Rasmussen: Silent majority backs Trump’s immigration order

by WorldTribune Staff, January 31, 2017

A new Rasmussen Reports survey found that 57 percent of likely U.S. voters, including 82 percent of Republicans, support President Donald Trump’s executive orders on immigration.

The survey was taken late last week, prior to the weekend protests against Trump’s executive orders imposing a four-month ban on all refugees and a temporary visa ban on visitors from Syria, Iraq, Iran, Libya, Somalia, Sudan and Yemen.

The president has broad authority to exclude non-citizens from entering the country, a UCLA Law School professor said.

In the survey, conducted by telephone and online, 33 percent opposed the order while 10 percent were undecided.

Similarly, 56 percent of those polled favor a temporary block on visas prohibiting residents from the seven nations from entering the United States until the government approves its ability to screen for likely terrorists. Thirty-two percent oppose the temporary ban, and 11 were undecided.

The refugee ban is supported by 59 percent of voters not affiliated with either major party. Democrats are opposed by a 53 percent to 34 percent margin.

The president on Jan. 30 fired acting Attorney General Sally Yates for refusing to defend the immigration order.

The ACLU has vowed to fight Trump’s immigration ban all the way to the Supreme Court on grounds that it targets people of a certain religion, in direct violation of the First Amendment. (The same ACLU blamed Christians for the Orlando nightclub terror attack.)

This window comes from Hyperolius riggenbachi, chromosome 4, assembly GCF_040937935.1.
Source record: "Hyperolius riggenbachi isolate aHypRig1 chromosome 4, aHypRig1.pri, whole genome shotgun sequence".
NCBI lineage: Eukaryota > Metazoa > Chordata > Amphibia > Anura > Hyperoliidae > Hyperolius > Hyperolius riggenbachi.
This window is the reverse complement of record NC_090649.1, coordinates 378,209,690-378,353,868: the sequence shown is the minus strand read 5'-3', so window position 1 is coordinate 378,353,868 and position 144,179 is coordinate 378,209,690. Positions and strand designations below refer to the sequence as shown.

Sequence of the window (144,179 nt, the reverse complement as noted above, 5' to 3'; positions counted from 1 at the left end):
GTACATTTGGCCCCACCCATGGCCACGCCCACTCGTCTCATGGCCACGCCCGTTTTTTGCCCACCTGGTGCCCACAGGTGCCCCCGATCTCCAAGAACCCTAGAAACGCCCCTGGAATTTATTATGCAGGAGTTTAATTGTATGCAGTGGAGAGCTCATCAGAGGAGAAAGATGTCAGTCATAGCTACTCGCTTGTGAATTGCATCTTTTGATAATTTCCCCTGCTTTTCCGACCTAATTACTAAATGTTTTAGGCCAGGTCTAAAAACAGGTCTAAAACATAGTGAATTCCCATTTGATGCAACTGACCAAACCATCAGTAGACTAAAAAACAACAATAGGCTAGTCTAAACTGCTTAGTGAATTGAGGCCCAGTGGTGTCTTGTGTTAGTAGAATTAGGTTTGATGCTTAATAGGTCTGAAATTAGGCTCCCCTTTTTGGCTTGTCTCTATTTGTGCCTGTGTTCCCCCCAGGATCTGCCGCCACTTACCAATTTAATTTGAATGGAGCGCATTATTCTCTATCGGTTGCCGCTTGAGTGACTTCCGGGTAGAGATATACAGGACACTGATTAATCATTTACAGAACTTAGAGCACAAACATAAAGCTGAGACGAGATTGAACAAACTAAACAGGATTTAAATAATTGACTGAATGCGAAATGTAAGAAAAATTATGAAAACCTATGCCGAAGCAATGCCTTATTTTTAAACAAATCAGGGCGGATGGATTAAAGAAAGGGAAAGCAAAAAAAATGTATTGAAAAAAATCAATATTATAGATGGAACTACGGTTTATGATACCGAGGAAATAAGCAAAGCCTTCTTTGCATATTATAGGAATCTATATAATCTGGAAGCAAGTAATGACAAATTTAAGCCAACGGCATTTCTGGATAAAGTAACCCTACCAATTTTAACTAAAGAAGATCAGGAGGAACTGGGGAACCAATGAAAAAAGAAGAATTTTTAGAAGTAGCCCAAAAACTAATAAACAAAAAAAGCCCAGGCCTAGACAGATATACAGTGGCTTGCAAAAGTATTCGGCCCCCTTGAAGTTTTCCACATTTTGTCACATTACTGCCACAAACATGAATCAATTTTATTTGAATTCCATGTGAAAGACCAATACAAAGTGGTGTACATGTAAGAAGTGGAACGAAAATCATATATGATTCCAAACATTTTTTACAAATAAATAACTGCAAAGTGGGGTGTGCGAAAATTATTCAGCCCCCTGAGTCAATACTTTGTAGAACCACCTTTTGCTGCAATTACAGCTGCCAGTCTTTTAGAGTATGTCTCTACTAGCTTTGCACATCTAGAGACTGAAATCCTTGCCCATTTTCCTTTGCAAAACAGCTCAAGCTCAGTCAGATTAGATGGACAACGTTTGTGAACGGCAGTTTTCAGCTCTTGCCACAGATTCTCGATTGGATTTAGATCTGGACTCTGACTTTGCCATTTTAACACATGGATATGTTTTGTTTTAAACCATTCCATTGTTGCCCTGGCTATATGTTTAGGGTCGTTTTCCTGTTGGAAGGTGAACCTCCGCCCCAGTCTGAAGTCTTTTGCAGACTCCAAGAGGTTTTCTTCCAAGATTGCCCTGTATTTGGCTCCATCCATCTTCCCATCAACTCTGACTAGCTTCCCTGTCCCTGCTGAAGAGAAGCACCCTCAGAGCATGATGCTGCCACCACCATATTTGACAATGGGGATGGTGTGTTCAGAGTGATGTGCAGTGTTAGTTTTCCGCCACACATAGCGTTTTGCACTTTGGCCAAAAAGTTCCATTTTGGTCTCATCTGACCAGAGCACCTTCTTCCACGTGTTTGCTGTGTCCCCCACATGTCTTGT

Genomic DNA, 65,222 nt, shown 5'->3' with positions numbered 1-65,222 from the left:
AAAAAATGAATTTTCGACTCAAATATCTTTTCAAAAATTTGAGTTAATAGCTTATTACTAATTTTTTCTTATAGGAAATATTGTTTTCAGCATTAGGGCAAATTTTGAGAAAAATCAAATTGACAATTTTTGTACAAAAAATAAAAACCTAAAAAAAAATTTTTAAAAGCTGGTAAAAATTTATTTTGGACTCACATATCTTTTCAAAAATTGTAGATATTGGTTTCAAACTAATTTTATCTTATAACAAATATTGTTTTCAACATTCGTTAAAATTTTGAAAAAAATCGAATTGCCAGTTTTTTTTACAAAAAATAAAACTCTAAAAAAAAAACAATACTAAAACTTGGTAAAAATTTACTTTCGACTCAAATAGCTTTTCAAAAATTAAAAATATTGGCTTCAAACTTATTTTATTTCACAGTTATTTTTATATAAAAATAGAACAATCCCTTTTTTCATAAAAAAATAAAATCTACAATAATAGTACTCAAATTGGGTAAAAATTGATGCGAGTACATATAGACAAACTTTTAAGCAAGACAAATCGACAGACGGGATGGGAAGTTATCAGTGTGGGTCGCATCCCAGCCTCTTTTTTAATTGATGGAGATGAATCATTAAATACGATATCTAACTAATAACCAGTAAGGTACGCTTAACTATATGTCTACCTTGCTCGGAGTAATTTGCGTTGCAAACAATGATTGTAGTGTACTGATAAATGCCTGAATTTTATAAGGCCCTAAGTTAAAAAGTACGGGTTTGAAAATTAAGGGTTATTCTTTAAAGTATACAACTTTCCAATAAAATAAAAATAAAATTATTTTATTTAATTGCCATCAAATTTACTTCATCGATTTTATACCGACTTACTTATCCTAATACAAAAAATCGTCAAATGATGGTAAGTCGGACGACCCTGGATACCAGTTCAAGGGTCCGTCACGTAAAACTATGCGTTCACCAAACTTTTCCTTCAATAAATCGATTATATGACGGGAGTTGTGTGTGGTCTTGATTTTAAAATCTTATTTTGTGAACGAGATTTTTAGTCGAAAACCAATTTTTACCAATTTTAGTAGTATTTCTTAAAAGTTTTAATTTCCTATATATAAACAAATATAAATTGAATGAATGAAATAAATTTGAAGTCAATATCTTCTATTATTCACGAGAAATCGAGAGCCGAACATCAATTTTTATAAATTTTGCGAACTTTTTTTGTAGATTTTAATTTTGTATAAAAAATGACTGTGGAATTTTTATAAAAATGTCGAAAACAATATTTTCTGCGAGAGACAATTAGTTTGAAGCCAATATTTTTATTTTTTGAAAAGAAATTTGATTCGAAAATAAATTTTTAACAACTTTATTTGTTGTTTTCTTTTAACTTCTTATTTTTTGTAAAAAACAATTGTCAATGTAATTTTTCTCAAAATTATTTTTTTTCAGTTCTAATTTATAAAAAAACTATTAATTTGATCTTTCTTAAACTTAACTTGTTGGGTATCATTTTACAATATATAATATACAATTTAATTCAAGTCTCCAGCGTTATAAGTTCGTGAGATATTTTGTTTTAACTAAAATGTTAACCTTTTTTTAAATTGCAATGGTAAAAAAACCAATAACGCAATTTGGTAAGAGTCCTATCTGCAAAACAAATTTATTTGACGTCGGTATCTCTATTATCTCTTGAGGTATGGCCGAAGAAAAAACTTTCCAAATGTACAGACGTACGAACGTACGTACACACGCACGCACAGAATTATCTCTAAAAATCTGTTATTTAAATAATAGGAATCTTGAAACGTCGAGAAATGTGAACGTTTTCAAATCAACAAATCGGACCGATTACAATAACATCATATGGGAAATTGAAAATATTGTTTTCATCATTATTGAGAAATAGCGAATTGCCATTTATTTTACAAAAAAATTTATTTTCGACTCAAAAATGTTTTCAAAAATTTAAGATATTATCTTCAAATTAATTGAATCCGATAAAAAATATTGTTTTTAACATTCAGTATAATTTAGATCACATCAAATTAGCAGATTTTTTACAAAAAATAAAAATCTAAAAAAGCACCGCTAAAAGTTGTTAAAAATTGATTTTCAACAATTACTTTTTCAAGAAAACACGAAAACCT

Some observers, however, said the courts ultimately might uphold Trump’s order. The order’s alleged anti-Muslim thrust “is not clear to me,” said Eugene Volokh, a professor at UCLA School of Law. Judges might interpret the order as targeting people from countries where “jihadist sentiments” are common, he said.

The president generally has broad authority to exclude non-citizens from coming into the country, Volokh said.

Jonathan Turley, a law professor at George Washington University, predicted the courts would not interpret the order as a religious ban. “It is not on its face a Muslim ban,” he said. “That dog simply won’t hunt. No judge can look at the order and analyze it as a Muslim ban because the vast majority of Muslims around the world are not affected by the limitations placed on these seven countries.”